http://www.engineeringnews.co.za
  SEARCH
Login
R/€ = 13.05Change: 0.07
R/$ = 12.14Change: 0.15
Au 1184.30 $/ozChange: -1.50
Pt 1143.50 $/ozChange: 3.00
 
 
Note: Search is limited to the most recent 250 articles. Set date range to access earlier articles.
Where? With... When?








Start
 
End
 
 
And must exclude these words...
Close Main Search
Close Main Login
My Profile News Alerts Newsletters Logout Close Main Profile
 
Agriculture   Automotive   Chemicals   Competition Policy   Construction   Defence   Economy   Electricity   Energy   Environment   ICT   Metals   Mining   Science and Technology   Services   Trade   Transport & Logistics   Water  
What's On Press Office Tenders Suppliers Directory Research Jobs Announcements Letters Contact Us
 
 
 
RSS Feed
Article   Comments   Other News   Research   Magazine  
 
 
Mar 02, 2007

Research adds flavour to food industry

Back
Africa|Components|Defence|Education|System|Africa|Product|Products
Africa|Components|Defence|Education|System|Africa|Products
africa-company|components|defence|education-company|system|africa|product|products
© Reuse this Flavour research, a food technology that has been around for a number of years, could add significant value to the food industry in South Africa, says University of Johannesburg’s Dr Aubrey Parsons.

Flavour research involves identifying why certain foods taste the way they do. The goal in flavour research is to try to make food pro-ducts taste nature identical. Parsons believes that achieving this goal is not particularly complicated as man-made chemicals are exactly the same as the chemicals found in nature.

He says that the most important aspect of flavour research is to identify key isolates, which are usually the three or four major components of a food product that will produce a flavour profile. The highest concentration of ingredients that are present are often at levels of parts for every trillion.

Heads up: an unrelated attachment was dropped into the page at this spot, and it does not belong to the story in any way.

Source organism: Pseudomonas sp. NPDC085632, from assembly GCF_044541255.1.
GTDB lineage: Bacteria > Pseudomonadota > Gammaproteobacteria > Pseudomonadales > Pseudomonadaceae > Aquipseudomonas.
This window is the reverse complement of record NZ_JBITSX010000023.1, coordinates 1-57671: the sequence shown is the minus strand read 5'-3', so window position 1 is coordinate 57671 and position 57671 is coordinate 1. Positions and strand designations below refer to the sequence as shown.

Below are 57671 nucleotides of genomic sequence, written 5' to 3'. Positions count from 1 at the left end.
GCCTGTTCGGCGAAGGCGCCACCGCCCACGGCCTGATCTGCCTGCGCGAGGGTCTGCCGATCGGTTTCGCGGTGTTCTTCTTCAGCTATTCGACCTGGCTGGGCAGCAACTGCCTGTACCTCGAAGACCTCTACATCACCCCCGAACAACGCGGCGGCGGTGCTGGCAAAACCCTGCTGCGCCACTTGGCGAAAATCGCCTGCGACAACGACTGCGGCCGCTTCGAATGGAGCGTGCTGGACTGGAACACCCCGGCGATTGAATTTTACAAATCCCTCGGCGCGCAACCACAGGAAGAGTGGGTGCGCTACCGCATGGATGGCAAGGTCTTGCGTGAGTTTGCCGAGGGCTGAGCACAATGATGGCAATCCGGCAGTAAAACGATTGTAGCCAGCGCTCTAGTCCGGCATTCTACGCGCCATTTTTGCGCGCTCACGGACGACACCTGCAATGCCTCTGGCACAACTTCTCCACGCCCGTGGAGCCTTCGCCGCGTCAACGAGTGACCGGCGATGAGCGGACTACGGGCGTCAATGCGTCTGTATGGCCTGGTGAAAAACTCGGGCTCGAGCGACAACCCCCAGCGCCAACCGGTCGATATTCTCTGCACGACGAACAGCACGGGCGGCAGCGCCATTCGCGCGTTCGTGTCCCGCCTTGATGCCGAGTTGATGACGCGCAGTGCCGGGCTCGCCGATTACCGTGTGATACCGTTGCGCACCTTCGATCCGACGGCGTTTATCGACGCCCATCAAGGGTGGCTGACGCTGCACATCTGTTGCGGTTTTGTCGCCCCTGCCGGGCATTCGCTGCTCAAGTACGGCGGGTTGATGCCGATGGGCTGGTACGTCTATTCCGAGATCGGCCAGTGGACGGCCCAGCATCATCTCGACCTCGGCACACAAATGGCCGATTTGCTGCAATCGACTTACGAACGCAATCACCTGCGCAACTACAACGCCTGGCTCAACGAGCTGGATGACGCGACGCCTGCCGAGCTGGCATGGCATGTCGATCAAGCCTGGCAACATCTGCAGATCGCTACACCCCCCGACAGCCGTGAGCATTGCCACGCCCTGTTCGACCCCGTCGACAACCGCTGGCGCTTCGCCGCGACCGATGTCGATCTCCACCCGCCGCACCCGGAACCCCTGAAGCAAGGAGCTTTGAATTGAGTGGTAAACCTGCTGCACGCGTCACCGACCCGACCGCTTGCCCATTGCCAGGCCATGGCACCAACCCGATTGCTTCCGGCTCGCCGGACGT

“The chemicals produced in nature are extremely powerful, and when they are added to food, any food can taste better,” he comments.

Parsons believes that the existence of flavour research adds value to consumers, and questions why so many consumers accept mediocrity in the flavour of their food.

“Why should people, in 2007, still be eating boring food? A good example is a chicken that has come out of these mass production areas. If you cook it and eat it as it is, you have to have quite an imagination to know that you are eating chicken. When it is herbaceously treated with reactive flavours that have come through the maillard process (a form of nonenzymatiz browning), however, it helps make flavourless food taste more exciting.” Local food companies often approach Parsons, to assist them in developing and improving flavours. On one such occasion, South Africa was required to import maize following a drought. Parsons assisted by producing a mealie flavourant to improve the taste of the inferior-tasting, imported maize.

Parsons comments that flavour research could even potentially improve people’s diets and general health, as foods that traditionally do not excite people much in terms of taste, but are healthy, such as fruit and vegetables, could be made to taste better. Further, the shelf life of fruit and vegetables could be improved.

While Parsons is involved in research that encourages improved taste to food, he does not see this betterment as a defence for overindulgence. He refutes the argument that flavour research contributes to disproportionate eating habits. Parsons says that extensive tests have proven that the chemicals used in flavour research are not harmful. He explains that the general public often view certain ingredients or types food as harmful without real substance, as those ingredients or foods have not been tested thoroughly enough for people to be sure that they are harmful.